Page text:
The casting of Phantom aggravates me to no end.  I like Gerard Butler, I really do.  After his role in 300, he is going to be a real movie star.  Problem is…he is not a singer.  I know he wanted this part really bad and I know he put himself through vocal boot camp to prepare for it, but no amount of dedicated crash learning can make you into a Broadway caliber singer.  Yes, he looks great in the part.  Yes, his performance strikes the necessary balance between sympathetic and villainous.  No, he is not Michael Crawford.  Phantom is one of those roles young singers dream about playing.  To do this part right is a vocal tour de force.  To cast an actor who looks good but can’t really sing is criminal and it diminishes the A-List reputation this role has.

Butler’s failure is made that much more obvious by the perfection of Emily Rossum.  Her acting is not that great, as she tends to wear the same doe-faced blankness in a lot of scenes, but her voice is extraordinary.  I would argue her singing is better that Sarah Brighton’s.  To hear the best performance I’ve ever heard of Christine next to the worst Phantom is seriously disappointing.

The biggest crime against the musical is the Phantom’s lair.  On the stage, his lair feels dark, cavernous, and scary.  It is a vast and hollow place where the Phantom’s organ reverberates right down your spine.  The journey from Christine’s dressing room to the Phantom’s lair is still my favorite bit of stage production ever.  When the candelabras rise out of the mist is it electrifying.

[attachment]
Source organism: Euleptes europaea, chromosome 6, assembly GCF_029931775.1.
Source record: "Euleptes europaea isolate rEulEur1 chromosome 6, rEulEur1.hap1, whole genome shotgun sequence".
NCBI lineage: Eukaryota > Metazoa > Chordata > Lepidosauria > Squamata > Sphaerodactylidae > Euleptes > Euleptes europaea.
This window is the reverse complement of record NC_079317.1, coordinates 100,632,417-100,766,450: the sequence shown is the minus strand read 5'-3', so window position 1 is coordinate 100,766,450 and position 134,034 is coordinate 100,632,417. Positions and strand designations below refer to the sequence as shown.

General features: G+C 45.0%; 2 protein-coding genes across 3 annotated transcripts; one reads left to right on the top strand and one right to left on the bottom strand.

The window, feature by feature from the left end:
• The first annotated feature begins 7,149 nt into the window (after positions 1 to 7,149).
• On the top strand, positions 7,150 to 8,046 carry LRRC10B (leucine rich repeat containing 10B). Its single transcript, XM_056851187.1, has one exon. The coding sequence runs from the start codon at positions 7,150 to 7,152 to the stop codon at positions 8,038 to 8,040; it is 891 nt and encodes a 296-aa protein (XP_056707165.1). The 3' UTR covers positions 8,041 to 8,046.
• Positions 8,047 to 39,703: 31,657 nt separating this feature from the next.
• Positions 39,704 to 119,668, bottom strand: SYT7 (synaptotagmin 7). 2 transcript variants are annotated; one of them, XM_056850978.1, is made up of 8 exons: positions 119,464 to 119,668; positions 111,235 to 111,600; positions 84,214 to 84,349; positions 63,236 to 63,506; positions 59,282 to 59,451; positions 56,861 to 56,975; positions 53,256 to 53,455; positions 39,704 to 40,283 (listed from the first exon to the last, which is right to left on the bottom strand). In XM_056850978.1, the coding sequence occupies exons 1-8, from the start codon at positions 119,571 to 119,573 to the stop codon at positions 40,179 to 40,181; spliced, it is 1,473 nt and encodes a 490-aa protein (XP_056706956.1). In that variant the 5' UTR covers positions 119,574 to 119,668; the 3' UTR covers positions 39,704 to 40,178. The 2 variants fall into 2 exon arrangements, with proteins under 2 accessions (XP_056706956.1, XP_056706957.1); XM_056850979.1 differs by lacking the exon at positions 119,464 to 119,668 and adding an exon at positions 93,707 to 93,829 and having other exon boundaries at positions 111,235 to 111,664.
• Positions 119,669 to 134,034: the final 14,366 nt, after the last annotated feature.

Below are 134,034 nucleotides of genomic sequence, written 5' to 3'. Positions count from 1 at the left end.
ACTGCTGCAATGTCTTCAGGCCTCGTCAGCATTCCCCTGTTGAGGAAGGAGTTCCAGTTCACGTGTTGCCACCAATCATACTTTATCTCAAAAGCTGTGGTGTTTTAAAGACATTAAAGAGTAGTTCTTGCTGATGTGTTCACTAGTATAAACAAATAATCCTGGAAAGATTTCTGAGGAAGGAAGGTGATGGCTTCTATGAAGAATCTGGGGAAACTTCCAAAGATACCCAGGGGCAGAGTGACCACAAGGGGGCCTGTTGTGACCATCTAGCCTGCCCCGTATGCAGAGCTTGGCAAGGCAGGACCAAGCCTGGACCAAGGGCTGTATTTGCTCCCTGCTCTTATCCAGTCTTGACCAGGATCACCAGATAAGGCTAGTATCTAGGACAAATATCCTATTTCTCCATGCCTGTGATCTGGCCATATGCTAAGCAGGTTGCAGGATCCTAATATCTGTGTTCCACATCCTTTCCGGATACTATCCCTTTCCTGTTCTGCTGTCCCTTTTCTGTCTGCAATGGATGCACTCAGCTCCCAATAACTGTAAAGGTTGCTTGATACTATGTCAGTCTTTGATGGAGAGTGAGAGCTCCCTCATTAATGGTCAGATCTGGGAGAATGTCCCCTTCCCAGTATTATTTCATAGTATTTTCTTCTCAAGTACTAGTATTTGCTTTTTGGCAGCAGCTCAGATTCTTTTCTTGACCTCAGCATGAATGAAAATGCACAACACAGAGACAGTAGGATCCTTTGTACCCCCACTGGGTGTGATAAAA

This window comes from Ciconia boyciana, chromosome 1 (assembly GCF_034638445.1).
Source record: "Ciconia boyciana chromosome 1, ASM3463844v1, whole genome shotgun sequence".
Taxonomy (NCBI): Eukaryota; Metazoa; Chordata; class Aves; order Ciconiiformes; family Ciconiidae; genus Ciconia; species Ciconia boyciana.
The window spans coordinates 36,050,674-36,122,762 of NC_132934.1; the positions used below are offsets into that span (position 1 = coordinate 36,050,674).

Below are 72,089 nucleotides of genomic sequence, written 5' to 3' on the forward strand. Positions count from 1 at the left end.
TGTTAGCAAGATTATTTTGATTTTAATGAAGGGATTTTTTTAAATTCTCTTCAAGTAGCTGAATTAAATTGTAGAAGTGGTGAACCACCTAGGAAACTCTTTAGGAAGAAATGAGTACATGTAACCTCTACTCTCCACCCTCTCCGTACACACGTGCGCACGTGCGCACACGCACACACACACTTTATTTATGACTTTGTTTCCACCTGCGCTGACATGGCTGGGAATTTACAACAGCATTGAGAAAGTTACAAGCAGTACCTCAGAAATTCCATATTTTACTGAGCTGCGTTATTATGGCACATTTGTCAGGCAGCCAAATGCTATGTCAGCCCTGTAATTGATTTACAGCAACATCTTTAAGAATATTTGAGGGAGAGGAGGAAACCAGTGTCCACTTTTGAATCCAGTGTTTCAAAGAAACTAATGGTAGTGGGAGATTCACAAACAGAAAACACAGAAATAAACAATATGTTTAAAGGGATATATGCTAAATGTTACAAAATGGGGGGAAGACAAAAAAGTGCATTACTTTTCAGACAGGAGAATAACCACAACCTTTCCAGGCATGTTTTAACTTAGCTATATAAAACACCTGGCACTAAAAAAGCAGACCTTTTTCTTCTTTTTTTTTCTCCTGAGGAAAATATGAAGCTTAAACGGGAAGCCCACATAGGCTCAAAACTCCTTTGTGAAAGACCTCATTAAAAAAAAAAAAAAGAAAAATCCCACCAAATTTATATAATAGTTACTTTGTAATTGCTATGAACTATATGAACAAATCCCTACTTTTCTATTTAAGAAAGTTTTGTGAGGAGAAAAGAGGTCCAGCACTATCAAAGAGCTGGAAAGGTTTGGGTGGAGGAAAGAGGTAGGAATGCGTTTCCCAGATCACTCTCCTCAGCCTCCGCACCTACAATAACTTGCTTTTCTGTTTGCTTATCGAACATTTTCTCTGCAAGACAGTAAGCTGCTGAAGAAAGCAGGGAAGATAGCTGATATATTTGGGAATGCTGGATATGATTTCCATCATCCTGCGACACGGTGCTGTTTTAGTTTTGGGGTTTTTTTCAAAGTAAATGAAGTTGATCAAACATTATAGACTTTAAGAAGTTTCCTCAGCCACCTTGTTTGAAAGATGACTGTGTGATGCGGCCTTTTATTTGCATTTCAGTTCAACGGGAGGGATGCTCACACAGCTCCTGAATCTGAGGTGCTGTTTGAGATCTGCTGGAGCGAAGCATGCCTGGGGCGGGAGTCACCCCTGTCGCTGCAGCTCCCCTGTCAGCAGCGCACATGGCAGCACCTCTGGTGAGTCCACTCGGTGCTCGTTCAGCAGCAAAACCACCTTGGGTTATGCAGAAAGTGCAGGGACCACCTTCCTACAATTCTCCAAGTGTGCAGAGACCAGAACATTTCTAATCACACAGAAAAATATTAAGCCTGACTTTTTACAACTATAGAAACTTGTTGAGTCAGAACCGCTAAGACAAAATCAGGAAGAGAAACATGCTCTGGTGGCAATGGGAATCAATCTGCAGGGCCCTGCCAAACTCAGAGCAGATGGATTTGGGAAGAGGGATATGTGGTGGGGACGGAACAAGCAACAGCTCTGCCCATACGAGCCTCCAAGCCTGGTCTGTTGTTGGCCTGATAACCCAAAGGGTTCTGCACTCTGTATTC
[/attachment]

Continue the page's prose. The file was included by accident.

The movie fails in every way to recreate this.  The Phantom’s lair is pathetically small, practically cozy, and so brightly lit is might as well be daylight.  When candelabras rise out of the water and magically catch fire, it is absurd when it should be inspiring.  The lyrics talk about the darkness of the music of the night, but we a seeing a cheerful, well lit cave where I half expected to see underpants gnomes dancing around. 

Schumacher also makes some really bizarre and frustrating choices.  On several occasions the characters will speak lines that were sung on stage and the impact is always lessened. He also includes new dialogue before “Angel of Music” where Christine tells Meg about her father.  This is stupid for two reasons: 1.) Everything she says to Meg is repeated during the Little Lotte exchange with Raoul, thus making it feel extremely redundant.  2.) It clarifies everything she sings to Meg so that when Meg sings the line, “Christine you’re talking in riddles…” there is no reason for it because Christine has not been talking in riddles.  I don’t understand the thought process behind these decisions.